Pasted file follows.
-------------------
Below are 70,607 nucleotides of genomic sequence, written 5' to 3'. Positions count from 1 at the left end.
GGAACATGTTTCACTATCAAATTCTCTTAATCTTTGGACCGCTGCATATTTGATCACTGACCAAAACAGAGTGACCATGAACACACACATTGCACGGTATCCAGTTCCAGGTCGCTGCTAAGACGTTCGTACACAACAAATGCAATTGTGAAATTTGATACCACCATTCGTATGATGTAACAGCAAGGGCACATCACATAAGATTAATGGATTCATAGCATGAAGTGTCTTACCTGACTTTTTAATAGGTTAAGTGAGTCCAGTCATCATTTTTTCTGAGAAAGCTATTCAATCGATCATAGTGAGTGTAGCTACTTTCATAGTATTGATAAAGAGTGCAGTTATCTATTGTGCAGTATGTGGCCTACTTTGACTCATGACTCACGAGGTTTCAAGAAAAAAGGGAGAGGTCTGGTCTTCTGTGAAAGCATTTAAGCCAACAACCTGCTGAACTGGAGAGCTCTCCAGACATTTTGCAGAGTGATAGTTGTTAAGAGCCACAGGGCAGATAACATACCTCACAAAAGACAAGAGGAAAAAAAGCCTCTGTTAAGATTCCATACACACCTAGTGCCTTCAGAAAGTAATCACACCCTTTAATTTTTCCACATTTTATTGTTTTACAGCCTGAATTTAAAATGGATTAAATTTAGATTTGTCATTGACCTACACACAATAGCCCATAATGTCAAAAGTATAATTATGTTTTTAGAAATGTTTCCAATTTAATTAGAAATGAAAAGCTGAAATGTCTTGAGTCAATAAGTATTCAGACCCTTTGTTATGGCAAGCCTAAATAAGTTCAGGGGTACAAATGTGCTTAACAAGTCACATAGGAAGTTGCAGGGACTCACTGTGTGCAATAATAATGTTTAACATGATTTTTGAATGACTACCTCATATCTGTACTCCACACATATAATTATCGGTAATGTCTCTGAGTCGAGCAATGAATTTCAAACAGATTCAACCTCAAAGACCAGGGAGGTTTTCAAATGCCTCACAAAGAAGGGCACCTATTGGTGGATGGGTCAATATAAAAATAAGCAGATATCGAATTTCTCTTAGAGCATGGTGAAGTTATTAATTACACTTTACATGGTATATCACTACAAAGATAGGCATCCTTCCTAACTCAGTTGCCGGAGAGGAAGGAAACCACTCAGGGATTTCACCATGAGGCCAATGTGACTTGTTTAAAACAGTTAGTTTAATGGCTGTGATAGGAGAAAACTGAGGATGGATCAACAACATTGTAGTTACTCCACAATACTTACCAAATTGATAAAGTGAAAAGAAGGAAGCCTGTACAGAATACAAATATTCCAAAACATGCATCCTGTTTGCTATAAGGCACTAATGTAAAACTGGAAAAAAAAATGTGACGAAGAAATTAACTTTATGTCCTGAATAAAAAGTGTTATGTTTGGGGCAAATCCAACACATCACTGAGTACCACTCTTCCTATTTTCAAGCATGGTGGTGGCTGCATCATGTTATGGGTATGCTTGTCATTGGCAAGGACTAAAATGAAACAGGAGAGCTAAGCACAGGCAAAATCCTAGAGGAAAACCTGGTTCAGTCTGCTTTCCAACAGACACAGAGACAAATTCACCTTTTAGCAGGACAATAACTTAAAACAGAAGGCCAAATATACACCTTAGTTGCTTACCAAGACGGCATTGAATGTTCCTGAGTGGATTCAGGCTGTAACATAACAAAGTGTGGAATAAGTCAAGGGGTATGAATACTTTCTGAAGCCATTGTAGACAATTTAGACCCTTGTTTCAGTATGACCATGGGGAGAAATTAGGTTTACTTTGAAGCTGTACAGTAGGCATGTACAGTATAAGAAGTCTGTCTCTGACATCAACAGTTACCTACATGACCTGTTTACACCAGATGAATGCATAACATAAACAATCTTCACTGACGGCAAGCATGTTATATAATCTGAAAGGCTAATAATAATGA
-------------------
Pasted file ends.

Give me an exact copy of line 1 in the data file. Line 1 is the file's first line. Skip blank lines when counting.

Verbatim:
Below are 70,607 nucleotides of genomic sequence, written 5' to 3'. Positions count from 1 at the left end.